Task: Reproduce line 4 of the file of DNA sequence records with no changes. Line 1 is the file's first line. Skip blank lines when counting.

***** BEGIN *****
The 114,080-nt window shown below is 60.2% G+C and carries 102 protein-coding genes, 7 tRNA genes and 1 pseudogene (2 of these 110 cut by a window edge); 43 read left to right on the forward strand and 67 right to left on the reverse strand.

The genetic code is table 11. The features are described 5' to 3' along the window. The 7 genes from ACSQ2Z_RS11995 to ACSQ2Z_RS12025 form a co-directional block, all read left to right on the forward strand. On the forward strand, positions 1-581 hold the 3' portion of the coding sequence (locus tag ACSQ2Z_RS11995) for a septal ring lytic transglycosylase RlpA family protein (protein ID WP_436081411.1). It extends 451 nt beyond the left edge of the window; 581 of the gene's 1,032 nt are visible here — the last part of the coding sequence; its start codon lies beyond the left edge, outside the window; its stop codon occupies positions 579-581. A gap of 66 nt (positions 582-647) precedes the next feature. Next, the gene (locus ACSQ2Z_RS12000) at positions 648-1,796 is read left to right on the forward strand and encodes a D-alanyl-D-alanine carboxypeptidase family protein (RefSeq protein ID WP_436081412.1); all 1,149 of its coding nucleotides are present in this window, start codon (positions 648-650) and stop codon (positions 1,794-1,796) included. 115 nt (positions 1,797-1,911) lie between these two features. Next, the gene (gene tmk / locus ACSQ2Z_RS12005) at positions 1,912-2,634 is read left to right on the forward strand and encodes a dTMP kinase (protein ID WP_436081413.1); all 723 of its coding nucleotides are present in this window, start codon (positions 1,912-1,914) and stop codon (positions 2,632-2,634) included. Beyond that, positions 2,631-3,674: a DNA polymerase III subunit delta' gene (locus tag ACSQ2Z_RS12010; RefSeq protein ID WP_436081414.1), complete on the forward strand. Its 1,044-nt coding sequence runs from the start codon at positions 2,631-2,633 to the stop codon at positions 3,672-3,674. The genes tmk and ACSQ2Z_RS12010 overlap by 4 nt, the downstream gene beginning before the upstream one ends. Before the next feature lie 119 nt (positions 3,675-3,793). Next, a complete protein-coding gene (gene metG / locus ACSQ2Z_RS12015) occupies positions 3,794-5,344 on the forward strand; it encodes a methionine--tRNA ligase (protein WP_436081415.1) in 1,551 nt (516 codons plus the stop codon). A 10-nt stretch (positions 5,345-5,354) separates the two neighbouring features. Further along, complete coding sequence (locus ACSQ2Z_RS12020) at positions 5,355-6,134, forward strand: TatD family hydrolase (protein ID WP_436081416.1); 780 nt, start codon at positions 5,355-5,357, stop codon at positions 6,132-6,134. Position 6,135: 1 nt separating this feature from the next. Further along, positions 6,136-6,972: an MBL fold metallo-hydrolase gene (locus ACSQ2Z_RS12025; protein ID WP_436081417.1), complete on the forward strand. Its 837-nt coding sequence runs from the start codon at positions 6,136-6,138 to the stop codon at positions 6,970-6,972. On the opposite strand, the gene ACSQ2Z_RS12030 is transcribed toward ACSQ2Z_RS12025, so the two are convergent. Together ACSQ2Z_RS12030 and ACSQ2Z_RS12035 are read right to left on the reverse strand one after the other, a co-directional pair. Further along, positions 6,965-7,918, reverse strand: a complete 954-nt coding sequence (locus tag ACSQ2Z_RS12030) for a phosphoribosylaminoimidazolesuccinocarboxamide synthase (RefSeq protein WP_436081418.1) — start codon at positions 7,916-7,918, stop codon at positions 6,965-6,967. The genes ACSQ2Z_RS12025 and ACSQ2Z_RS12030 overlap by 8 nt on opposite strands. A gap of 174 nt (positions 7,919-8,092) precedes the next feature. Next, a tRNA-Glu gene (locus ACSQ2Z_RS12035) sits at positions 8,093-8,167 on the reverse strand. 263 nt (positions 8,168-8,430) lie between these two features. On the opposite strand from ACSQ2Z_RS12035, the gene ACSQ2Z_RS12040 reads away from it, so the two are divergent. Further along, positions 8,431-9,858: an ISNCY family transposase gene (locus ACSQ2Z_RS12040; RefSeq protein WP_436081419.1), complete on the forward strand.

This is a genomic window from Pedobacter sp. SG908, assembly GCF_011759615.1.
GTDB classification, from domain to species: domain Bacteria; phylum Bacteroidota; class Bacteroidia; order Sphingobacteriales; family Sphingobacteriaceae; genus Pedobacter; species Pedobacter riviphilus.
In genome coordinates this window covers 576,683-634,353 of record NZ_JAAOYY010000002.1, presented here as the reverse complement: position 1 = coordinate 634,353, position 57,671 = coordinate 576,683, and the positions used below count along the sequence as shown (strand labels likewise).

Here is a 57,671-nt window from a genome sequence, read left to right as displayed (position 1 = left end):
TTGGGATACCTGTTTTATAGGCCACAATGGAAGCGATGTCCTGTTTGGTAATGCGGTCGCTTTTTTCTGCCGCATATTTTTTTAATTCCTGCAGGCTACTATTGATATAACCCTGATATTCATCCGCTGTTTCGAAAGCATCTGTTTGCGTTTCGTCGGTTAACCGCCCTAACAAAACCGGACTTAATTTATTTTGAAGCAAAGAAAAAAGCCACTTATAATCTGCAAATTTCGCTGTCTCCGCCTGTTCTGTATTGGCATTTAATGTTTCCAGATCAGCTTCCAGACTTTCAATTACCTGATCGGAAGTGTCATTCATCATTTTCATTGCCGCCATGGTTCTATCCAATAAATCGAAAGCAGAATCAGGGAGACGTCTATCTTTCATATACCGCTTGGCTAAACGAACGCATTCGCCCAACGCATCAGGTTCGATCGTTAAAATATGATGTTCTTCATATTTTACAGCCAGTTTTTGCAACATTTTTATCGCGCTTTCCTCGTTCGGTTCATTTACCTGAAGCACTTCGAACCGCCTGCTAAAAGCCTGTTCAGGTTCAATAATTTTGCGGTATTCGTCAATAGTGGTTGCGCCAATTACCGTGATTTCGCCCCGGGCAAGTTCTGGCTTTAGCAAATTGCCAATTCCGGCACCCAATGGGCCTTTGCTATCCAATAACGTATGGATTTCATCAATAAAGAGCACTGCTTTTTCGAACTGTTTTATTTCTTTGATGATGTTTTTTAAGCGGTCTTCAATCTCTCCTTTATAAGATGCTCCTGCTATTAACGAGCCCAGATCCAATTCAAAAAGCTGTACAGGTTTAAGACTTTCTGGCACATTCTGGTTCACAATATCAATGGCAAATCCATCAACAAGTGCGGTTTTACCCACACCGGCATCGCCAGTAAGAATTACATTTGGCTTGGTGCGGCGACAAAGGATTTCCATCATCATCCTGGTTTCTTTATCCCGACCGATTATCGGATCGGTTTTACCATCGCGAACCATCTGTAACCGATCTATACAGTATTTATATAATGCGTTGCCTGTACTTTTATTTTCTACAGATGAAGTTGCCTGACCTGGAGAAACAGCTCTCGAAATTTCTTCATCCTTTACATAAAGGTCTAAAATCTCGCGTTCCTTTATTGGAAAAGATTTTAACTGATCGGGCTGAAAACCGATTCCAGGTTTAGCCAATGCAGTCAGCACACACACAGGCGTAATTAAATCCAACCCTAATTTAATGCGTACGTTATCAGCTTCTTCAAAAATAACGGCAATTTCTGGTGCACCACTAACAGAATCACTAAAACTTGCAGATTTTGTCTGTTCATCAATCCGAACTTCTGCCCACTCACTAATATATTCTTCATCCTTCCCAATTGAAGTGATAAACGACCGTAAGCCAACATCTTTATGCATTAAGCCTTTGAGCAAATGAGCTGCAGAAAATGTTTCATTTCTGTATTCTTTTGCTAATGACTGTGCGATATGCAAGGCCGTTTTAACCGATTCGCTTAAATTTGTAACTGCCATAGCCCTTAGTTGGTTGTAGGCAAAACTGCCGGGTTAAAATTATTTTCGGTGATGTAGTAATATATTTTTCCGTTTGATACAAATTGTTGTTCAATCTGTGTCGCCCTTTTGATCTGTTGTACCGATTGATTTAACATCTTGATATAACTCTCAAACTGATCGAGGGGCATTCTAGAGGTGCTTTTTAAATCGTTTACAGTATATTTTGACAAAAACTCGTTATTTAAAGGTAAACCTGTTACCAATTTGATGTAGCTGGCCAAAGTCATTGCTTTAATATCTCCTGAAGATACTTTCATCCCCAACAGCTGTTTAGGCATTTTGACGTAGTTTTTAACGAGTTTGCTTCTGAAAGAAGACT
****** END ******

GTDB classification, from domain to species: domain Bacteria; phylum Bacteroidota; class Bacteroidia; order Sphingobacteriales; family Sphingobacteriaceae; genus Pedobacter; species Pedobacter riviphilus.